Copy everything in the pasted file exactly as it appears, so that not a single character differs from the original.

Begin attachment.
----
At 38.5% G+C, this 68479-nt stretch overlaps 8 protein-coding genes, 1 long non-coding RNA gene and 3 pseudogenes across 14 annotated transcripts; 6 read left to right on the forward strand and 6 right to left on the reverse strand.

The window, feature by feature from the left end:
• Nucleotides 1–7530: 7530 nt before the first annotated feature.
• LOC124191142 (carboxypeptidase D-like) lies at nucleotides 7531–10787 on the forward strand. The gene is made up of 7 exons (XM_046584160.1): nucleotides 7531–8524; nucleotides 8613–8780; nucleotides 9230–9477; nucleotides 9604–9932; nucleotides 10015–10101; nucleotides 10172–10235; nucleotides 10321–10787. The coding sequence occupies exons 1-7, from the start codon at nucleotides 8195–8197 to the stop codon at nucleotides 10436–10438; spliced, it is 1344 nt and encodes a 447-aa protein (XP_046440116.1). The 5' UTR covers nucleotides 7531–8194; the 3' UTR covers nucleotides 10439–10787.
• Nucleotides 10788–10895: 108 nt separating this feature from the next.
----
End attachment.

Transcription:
At 38.5% G+C, this 68479-nt stretch overlaps 8 protein-coding genes, 1 long non-coding RNA gene and 3 pseudogenes across 14 annotated transcripts; 6 read left to right on the forward strand and 6 right to left on the reverse strand.

The window, feature by feature from the left end:
• Nucleotides 1–7530: 7530 nt before the first annotated feature.
• LOC124191142 (carboxypeptidase D-like) lies at nucleotides 7531–10787 on the forward strand. The gene is made up of 7 exons (XM_046584160.1): nucleotides 7531–8524; nucleotides 8613–8780; nucleotides 9230–9477; nucleotides 9604–9932; nucleotides 10015–10101; nucleotides 10172–10235; nucleotides 10321–10787. The coding sequence occupies exons 1-7, from the start codon at nucleotides 8195–8197 to the stop codon at nucleotides 10436–10438; spliced, it is 1344 nt and encodes a 447-aa protein (XP_046440116.1). The 5' UTR covers nucleotides 7531–8194; the 3' UTR covers nucleotides 10439–10787.
• Nucleotides 10788–10895: 108 nt separating this feature from the next.